Update, Feb. 1: The fate of Peter Egner has been decided: He died of natural causes last week, the AP reports today. His death was confirmed by the Dept. of Health. Egner was 88, in poor health, and had earlier claimed he wouldn't live to have his day in court. He insisted he was innocent.
Jan. 20: A Seattle federal judge has turned down efforts by both accused Nazi war criminal Peter Egner and U.S. prosecutors for a quick resolution--a summary judgment--of the charges against Egner, and both sides have begun moving toward a trial, likely a historic one, set to begin February 22.
The government intends to prove that the 88-year-old Bellevue man helped escort Jews into mobile gas chambers en route to mass burials in Serbia in 1940, although Egner has already asked the court to bar virtually all the government's witnesses, prosecutors say.
Among those Egner wants to exclude is Dr. Peter Black, a senior historian at the Holocaust Memorial Museum in Washington, D.C. Egner thinks his own expert's historical version of the Holocaust will suffice, and says Black's testimony would be "duplicative." Prosecutors say any belief that experts totally agree on Holocaust history is "baseless."
Egner has denied any direct role in the mass murder of more than 17,000 Serbian Jews, Gypsies, and political dissidents by the Nazis' Security Police and Security Service (SPSS) during Egner's service from 1941 to 1943.
The SPSS at times operated a mobile death unit called the Einsatzgruppen, and more than 6,200 of the SPSS's victims from Belgrade's Semlin concentration camp died after being herded into the unit's vans--asphyxiated by piped-in exhaust as they took a funeral ride through Belgrade's streets. They were then interred in mass burial pits at the foot of Avala Mountain, southeast of Belgrade.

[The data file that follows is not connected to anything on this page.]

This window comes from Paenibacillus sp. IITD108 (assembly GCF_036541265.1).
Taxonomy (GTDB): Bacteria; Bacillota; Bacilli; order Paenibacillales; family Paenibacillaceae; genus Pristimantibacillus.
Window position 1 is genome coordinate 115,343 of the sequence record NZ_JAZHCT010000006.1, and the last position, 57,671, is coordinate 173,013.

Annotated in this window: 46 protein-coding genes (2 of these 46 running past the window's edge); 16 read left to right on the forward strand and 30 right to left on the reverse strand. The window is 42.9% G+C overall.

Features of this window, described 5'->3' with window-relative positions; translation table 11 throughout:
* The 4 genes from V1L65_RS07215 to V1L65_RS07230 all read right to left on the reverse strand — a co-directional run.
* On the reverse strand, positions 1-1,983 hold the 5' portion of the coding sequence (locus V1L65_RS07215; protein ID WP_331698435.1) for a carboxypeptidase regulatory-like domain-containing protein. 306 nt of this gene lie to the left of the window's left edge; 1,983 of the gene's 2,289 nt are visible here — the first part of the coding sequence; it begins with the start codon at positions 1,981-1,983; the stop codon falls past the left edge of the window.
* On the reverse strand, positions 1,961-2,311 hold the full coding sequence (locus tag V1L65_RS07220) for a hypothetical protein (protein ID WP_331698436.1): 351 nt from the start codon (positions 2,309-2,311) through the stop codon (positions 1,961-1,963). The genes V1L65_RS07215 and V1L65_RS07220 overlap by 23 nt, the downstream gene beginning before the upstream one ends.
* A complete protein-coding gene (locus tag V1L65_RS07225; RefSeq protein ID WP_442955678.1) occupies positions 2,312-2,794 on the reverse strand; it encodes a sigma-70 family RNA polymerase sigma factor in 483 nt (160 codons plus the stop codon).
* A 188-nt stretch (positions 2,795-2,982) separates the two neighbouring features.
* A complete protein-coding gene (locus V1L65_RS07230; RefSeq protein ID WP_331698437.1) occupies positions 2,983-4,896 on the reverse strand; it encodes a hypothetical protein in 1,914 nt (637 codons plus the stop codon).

The government is attempting to denaturalize Egner and send him back to Serbia for a war-crimes trial. Egner immigrated to the U.S. in 1960 and applied for citizenship five years later--lying, the government says, on his application. Egner and his wife settled near Portland,where he worked as a hotel food-service worker, then sold real estate. After his wife Gerda died in 2005, he moved to Bellevue to be near relatives.
Egner has tried to keep a low profile at his Bellevue apartment since news of the charges broke. "I try to stay out of public as much as possible," he says. "Unless it is necessary, I do not leave the retirement community in which I live." Most fellow residents "treat me kindly, but there are some who ignore me altogether."